THE GOLD EXPERIENCE
By Carol Cooper
With this LP, our former Prince turns in his most effortlessly eclectic set since 1987’s Sign o’ the Times. As his fourth album since rock’s mostquixotic auteur baptized himself with a name only dolphins and extra terrestrial scan pronounce, The Gold Experience is surprisingly retro in sound and attitude. Longtime fans will recognize signature riffs from Purple Rain, 1999, and Controversy, as well as customized appropriations from glitter rock, the Ohio Players, art rock and the kind of quirky narrative poems Prince perfected upon the release of Graffiti Bridge.
Guiding the listener from track to track is the multilingual chatter ofa feminine cyborg first deployed on the ex-Prince’s interactive CD-ROM from last year. One of her first declarations – in Spanish – is that Prince has “died” so that the New Power Generation may live. But who are the NPG, really? Although The Gold Experience enjoys the services of some very tight, skillful musicians (not the least of whom are the folks who compose the horn section from the old Paisley Park act Madhouse), all you really hear is the heart, soul and mind of our once and future Prince.
In case you’re wondering, all his classic contradictions are still firmly in place. On the poppy political broadside “We March,” he cautions men not to call women bitches, then a few tracks later breaks his own commandment in the anti-love ditty “Billy Jack Bitch.” On “I Hate U,” the soulful first single, he sings, “I hate you…. ‘cause I love you, girl,” which sums up the Princely persona in a nutshell. He loves his women and his colleagues, but he can’t allow them a dominant role in his life or his work. He loves the perks of stardom but has gone out of his way to reduce his own public profile to that of a virtual unknown. Add to all this a long-standing fascination with paradox, irony and subtle parody, and you get The Gold Experience in all its contrarian glory.
Like Michael Jackson, our erstwhile Prince has plenty to scream about, but he’s nowhere near as dour about it as Elvis Presley’s son-in-law. Instead he tries to have as much fun as possible while still following his own schizoid genius as it dances along the precarious divide between the sacred and the profane.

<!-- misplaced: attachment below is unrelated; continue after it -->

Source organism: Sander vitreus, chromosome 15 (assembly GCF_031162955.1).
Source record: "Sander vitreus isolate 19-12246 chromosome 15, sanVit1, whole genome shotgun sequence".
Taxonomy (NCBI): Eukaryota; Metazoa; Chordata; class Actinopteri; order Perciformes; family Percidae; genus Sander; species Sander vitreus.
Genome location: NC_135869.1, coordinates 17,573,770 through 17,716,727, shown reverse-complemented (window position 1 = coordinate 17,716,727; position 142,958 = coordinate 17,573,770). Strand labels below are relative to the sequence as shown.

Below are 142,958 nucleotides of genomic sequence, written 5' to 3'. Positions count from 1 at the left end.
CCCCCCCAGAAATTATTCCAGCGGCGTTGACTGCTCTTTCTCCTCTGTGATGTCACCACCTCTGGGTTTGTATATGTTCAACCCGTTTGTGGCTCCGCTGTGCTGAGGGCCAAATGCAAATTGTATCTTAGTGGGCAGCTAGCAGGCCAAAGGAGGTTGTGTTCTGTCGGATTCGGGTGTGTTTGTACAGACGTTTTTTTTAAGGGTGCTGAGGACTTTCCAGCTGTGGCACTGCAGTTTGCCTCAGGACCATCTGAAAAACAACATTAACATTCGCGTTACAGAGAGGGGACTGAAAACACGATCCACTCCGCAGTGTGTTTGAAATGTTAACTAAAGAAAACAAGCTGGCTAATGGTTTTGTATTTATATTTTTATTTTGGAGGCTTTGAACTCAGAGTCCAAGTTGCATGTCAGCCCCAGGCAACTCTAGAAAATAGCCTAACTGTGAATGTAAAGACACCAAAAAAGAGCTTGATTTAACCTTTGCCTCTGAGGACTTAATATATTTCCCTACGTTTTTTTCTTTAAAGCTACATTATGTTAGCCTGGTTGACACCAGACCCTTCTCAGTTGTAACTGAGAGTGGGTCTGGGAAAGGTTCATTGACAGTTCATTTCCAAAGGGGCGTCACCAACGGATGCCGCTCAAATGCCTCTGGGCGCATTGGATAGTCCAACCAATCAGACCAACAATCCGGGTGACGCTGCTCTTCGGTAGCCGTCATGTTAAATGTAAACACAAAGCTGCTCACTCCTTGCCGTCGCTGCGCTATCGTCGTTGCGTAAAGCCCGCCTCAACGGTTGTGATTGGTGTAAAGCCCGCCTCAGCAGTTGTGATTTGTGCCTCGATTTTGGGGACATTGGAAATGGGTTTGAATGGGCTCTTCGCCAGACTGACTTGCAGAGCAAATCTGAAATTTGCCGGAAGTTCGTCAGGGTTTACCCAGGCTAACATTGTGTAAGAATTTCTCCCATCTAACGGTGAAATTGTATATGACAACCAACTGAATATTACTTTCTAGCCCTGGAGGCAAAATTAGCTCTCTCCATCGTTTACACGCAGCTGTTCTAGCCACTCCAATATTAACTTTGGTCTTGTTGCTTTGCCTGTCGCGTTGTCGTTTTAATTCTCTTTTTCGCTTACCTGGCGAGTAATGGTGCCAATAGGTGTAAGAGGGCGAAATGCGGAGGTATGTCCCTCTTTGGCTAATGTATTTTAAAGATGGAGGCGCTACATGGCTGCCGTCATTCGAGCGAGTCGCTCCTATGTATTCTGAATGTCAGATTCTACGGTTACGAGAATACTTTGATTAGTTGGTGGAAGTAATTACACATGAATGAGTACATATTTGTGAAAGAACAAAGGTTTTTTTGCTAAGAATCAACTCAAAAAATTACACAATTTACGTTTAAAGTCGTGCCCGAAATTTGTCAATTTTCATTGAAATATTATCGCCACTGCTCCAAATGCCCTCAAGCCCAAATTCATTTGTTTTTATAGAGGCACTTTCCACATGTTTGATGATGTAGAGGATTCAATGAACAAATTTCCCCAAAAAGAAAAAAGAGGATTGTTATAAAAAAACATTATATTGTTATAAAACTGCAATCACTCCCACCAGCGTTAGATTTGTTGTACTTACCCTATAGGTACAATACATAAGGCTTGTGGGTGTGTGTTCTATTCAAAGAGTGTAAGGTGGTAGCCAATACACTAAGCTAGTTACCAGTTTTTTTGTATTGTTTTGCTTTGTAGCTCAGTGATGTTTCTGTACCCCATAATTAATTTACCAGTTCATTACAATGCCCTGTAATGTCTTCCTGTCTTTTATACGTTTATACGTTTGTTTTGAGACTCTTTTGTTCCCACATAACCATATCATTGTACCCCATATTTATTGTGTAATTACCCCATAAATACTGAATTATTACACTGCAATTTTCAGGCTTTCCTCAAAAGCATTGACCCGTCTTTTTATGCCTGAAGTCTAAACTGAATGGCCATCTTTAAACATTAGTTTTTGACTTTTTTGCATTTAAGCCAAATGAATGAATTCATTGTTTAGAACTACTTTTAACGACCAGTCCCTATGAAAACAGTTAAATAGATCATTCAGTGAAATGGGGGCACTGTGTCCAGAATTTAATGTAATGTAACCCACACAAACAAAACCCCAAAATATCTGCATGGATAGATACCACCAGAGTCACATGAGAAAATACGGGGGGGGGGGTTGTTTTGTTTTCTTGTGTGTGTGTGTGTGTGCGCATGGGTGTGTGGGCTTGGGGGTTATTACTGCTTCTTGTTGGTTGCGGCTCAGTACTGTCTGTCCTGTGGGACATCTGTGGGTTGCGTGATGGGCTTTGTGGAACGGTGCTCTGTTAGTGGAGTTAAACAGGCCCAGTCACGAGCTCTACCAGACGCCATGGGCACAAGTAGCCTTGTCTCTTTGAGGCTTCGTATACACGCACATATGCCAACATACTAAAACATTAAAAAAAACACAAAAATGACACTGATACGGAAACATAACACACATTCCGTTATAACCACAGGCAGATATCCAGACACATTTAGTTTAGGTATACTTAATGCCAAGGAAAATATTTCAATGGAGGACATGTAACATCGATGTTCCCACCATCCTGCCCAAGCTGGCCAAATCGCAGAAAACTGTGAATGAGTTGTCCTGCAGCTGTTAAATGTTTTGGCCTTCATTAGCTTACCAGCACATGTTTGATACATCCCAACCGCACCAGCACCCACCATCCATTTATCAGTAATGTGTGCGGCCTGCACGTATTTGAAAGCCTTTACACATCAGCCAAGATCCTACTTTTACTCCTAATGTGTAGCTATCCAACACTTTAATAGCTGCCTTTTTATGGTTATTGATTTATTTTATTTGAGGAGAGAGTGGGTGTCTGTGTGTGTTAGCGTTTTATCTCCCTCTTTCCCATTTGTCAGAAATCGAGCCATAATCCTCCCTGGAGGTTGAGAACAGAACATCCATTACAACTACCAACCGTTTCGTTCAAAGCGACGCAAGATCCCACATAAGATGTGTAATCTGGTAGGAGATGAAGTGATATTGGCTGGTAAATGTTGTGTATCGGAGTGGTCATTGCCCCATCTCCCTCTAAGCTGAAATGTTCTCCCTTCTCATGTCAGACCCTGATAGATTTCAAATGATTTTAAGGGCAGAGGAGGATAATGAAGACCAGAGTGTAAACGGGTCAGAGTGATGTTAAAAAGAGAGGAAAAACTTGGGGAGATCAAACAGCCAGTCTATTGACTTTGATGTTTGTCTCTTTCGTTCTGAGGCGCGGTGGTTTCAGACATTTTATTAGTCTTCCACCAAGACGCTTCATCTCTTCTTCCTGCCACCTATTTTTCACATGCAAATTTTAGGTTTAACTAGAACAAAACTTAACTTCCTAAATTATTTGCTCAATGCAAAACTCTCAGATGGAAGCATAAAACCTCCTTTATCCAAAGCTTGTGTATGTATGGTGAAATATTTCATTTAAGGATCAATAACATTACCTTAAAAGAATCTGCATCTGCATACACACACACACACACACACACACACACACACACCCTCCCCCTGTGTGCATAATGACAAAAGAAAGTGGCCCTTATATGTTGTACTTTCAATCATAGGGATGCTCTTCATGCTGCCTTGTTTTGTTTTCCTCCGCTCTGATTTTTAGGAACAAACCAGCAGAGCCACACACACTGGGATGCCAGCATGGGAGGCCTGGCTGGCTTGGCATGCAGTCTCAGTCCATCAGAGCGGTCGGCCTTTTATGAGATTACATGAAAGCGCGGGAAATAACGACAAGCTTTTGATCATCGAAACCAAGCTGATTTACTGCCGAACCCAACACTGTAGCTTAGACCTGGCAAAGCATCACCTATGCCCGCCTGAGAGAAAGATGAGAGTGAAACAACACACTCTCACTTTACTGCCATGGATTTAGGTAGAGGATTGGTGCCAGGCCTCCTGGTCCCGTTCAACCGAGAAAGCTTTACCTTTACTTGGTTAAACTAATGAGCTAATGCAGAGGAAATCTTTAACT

As usual, the attempts at rap come off as part satire and part celebration of the form. The gutter feminism of “Pussy Control” is earnestly phrased in the goofy syntax of the butt-loving Sir Mix-a-Lot, while the rabble-rousing lyrics of “Now” are delivered in the twangy drawl of Arrested Development’s Speech. But the most powerful revelation among this grab bag of edgy rhythms and melodies comes during the deceptively gentle “Shy.” Its rhythm track recalls the imaginative noodling of “Kiss” leavened with the melodic idiosyncrasies of a Joni Mitchell ballad but leaves a more indelible impression than either. The male protagonist of “Shy” lands alonein Los Angeles and starts wandering the town in search of, well, poetry in motion.
This scenario was played out before in songs like “Head” and “Uptown,” butoh, what a difference a decade makes! Back in the Dirty Mind era, the mainthing on a Princely woman’s mind was sex. But the virginal Los Angeles riotgrrrl encountered in “Shy” is more inclined to brag about the menshe killed than about the men she bedded – yet one more apocalyptic sign of the times we live in.
Rolling Stone, 2 november 1995
Prince, The Gold Experience
By Sara Scribner
The tiny purple master of the sonic pelvic thrust has had more than a publicity problem recently – he’s had a full-fledged, four-alarm calamity. No one can stop Prince from making a public fool of himself, it seems. While people scoff at his impossible-to-pronounce glyph-name and his moody record company shenanigans, it’s safe to say that no one who watched Prince’s flamboyant rise wanted to see him fall like that, with new jacks swinging him right out of the vital arena of Now. Prince’s sexual outrageousness was limp and his music formulaic on 1994’s flop, “COME.” But last year’s “BLACK ALBUM” – the heavily-circulated bootlegs from his squelched 1987 work – offered something every fan sought: a new “old Prince.” Brooding below the grind, not afraid of personal confession, Prince even claimed he was a child-abuse victim on “Papa.”
But everyone had chucked all hope of a new “new Prince.”